As a result, this polyhedron is closer than the others to being a near-miss to the Johnson Solids — a category of polyhedra which has been discussed on this blog before. “Near-misses” are almost Johnson solids, and must therefore have faces which are regular (as the hexagon and pentagons here are) are nearly-regular (as the rectangles and triangles come close to being).

Is this a near-miss, or is it not? That’s difficult to answer, for that set of polyhedra has no precise definition, and cannot have one — it only has a “fuzzy” definition.

In my opinion, it isn’t quite a near-miss, for the triangles are too non-equilateral to qualify, to my eye — but others might disagree. In the unlikely event that mathematicians wish to start talking about “near-near-misses,” I offer this as a member of that set.

(Software credit:  see for a free trial download of the software used to make these polyhedral images.)


Polyhedron Featuring Decagons and Pentagons


Polyhedron Featuring Decagons and Pentagons

There are twelve regular decagons in this polyhedron, and sixty irregular pentagons. If the pentagons were closer to regularity, this would qualify as a near-miss to the ninety-two Johnson Solids. It is not known how many of these “near-misses” exist — primarily because this group of polyhedra lacks a precise definition.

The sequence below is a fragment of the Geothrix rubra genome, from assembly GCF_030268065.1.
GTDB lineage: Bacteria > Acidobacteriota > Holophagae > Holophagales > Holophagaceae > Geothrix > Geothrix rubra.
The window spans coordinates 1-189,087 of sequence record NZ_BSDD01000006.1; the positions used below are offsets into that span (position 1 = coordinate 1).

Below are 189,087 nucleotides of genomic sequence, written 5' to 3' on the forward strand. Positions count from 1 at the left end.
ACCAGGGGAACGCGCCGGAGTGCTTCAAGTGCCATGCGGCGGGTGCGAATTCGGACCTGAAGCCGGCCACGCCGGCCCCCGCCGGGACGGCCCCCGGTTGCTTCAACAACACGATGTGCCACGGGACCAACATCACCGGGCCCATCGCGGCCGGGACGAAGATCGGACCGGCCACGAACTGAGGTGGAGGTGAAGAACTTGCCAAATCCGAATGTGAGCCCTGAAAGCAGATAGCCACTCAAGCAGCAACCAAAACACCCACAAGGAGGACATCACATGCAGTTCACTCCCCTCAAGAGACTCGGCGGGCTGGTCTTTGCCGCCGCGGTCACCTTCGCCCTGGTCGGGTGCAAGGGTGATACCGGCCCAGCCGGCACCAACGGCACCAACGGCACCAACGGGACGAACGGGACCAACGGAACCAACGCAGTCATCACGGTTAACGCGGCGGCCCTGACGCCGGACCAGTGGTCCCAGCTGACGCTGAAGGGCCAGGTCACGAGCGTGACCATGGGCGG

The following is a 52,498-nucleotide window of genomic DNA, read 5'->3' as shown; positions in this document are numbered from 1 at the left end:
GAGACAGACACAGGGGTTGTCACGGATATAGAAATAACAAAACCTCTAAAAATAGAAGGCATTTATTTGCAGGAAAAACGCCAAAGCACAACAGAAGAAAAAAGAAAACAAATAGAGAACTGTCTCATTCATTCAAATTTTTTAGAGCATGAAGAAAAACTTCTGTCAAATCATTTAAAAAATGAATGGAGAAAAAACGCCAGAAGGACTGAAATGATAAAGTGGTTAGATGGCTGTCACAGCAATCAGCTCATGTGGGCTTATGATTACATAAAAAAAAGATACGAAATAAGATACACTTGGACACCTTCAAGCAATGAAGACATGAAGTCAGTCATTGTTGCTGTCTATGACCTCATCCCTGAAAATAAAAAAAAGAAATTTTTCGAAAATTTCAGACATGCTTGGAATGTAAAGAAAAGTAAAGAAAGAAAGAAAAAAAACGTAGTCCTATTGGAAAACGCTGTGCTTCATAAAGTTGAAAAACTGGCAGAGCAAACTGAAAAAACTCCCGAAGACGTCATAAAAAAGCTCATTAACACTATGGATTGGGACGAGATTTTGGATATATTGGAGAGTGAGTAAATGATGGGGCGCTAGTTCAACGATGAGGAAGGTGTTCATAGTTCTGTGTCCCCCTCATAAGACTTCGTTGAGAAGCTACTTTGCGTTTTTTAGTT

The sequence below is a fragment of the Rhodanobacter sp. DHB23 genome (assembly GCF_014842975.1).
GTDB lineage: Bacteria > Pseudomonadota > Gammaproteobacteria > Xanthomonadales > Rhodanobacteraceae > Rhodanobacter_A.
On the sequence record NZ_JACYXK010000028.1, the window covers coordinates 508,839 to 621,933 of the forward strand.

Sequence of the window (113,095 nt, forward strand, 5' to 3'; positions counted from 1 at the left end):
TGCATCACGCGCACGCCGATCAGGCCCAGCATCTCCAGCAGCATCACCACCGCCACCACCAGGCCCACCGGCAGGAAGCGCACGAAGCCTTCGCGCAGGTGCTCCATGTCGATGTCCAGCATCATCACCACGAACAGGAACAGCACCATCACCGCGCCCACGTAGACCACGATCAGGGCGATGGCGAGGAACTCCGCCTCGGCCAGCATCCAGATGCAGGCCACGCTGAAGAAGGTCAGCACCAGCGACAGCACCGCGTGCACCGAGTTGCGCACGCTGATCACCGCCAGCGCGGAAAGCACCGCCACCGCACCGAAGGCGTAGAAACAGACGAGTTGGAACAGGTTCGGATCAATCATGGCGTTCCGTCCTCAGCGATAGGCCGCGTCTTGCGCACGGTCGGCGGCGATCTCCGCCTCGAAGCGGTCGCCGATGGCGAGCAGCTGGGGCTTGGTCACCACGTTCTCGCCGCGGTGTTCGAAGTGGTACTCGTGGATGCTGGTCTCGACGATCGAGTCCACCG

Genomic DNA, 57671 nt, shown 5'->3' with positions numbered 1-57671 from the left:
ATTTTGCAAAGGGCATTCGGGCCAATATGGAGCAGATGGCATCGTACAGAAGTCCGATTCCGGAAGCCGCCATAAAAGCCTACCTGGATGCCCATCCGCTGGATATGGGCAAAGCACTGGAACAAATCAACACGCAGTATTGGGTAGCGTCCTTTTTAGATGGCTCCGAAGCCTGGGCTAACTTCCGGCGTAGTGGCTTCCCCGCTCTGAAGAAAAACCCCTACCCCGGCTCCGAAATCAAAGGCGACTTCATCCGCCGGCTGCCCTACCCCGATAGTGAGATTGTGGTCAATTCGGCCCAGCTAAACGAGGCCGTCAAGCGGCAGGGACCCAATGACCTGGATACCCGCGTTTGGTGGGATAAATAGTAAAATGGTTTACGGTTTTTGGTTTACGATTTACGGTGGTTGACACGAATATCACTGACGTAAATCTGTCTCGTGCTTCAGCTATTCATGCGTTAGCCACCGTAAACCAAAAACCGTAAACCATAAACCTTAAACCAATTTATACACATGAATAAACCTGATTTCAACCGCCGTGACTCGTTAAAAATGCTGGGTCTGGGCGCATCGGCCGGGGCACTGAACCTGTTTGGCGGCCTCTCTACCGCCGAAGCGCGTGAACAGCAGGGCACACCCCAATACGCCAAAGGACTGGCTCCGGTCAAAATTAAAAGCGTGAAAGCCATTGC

This polyhedron was discovered with the aid of Stella 4d, software you can try for yourself at

A Second Version of My New Near-Miss to the Johnson Solids


A Second Version of My New Near-Miss

A few days ago, I found a new near-miss to the 92 Johnson Solids. It appears on this blog, five posts ago, and looks a lot like what you see above — the differences are subtle, and will be explained below, after “near-miss” has been clarified.